Popular Protests in Lebanon and Chile, and Bolivia’s Contested Election

Popular Protests in Lebanon and Chile, and Bolivia’s Contested Election
An anti-government protester waves a Chilean flag during clashes with police amid a general strike in Santiago, Chile, Oct. 23, 2019 (AP photo by Luis Hidalgo).

In this week’s editors’ discussion on Trend Lines, WPR’s Judah Grunstein, Frederick Deknatel and Laura Weiss talk about the protest movements in Lebanon and Chile, and the challenges they face in trying to bring down entrenched elites. They also discuss Bolivia’s contested presidential election and the implications for President Evo Morales’ legacy.

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Relevant Articles on WPR:
Lebanon’s Protests Are a Popular Outcry Cutting Across Sectarian Lines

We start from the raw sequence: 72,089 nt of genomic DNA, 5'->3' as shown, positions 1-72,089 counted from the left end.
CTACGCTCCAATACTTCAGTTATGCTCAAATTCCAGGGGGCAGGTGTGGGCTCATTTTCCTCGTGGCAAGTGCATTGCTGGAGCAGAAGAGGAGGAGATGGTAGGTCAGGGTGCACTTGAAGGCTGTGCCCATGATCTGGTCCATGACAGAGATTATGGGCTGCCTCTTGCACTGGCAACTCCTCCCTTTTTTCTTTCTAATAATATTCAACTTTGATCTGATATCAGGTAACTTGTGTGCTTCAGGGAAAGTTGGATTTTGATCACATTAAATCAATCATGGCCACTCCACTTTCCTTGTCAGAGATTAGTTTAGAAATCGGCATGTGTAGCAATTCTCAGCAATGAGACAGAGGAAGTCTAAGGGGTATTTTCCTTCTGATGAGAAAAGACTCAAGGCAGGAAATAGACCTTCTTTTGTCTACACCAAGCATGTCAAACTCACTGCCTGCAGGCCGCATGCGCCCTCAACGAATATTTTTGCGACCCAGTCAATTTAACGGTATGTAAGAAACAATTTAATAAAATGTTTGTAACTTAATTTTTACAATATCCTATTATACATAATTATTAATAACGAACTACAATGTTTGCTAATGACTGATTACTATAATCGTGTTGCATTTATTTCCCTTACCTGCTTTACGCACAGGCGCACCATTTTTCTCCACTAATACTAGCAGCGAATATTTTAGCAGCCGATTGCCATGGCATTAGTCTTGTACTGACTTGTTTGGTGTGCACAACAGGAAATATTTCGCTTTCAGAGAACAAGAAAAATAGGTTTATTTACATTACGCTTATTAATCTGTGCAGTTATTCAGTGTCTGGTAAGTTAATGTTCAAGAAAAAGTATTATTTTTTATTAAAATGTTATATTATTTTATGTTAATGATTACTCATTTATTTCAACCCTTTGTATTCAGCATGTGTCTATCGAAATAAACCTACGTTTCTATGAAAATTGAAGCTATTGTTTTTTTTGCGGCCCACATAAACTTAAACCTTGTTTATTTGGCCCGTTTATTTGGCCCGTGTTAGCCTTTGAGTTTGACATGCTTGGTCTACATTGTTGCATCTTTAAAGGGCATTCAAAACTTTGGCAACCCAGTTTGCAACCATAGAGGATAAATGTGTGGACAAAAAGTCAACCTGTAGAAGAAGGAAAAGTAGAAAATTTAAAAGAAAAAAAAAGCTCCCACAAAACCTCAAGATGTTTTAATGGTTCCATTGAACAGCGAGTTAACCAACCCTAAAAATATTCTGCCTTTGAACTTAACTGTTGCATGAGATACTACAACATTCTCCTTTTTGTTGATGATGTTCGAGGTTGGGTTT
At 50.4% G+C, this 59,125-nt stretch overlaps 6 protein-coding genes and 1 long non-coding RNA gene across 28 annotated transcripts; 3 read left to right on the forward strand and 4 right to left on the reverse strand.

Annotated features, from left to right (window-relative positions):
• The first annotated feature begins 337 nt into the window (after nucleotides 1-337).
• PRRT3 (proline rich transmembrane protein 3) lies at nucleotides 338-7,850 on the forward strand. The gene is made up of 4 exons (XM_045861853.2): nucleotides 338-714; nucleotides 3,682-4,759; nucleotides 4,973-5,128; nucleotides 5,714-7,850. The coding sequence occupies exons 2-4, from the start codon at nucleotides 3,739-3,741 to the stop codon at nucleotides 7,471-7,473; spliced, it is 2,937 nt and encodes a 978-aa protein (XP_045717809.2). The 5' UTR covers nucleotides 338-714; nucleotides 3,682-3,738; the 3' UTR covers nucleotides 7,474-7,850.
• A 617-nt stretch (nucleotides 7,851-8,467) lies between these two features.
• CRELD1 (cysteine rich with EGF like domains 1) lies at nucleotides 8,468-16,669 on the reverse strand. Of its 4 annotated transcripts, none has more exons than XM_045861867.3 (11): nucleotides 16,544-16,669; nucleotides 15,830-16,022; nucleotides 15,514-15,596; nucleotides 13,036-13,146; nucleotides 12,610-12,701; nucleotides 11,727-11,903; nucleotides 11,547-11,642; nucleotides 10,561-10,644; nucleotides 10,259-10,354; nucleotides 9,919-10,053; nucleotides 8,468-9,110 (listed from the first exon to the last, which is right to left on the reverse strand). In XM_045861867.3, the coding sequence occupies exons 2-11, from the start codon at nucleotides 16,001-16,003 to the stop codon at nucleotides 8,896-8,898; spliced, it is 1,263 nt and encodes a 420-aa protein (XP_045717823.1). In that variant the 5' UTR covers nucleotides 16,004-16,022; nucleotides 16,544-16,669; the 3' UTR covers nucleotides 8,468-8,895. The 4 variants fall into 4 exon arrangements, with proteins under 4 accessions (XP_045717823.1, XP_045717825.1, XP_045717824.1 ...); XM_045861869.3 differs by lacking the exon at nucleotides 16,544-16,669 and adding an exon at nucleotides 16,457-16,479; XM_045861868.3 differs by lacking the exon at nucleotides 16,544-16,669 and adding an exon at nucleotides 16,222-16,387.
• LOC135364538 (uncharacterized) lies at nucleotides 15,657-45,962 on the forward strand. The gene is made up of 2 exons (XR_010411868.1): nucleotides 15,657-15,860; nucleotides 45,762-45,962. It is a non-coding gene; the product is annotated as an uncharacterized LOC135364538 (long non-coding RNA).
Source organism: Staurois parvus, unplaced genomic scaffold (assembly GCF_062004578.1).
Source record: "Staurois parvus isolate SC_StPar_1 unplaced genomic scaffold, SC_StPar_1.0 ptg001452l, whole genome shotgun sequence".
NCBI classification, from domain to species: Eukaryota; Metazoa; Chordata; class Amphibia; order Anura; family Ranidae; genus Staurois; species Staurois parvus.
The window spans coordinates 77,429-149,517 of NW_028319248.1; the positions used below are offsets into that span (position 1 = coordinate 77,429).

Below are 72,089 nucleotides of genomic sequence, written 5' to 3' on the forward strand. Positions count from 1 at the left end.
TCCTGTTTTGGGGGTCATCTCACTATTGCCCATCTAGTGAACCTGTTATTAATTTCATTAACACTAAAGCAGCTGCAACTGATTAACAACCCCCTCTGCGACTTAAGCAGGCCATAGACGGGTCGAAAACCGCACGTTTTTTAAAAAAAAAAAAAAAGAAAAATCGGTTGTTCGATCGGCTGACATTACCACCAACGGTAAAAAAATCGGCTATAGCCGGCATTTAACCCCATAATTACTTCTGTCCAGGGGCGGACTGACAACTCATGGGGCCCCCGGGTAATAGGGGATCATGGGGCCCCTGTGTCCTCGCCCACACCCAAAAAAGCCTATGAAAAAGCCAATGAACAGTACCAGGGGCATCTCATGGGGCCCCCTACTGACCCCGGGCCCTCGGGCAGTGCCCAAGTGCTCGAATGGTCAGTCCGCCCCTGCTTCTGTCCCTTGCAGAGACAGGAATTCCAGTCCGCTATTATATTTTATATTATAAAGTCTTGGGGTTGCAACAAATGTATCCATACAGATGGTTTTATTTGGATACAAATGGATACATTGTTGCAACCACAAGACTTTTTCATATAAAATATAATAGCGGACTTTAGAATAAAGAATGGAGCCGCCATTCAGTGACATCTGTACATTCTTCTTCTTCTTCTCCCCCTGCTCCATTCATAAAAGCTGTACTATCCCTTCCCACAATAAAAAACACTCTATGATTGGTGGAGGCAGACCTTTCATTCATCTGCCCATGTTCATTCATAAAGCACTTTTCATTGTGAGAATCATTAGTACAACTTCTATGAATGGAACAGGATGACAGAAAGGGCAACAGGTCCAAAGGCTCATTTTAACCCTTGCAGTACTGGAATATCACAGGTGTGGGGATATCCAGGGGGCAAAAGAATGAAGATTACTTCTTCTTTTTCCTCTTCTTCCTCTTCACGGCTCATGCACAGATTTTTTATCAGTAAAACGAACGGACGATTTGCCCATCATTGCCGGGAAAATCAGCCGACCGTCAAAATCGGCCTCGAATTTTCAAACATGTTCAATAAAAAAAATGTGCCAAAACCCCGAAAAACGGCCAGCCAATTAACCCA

If Chile Can Erupt Over Inequality, Anywhere Can
Will Evo Morales Pay a Price for the Delayed Response to Bolivia’s Wildfires?
How Recent Protests Exposed the Authoritarian Fragility of Sisi’s Egypt
In Germany, Right-Wing Violence Is a Problem No One Wants to See
What True Reciprocity for U.S. and Chinese Diplomats Would Look Like

Trend Lines is produced and edited by Peter Dörrie, a freelance journalist and analyst focusing on security and resource politics in Africa. You can follow him on Twitter at @peterdoerrie.

To send feedback or questions, email us at podcast@worldpoliticsreview.com.

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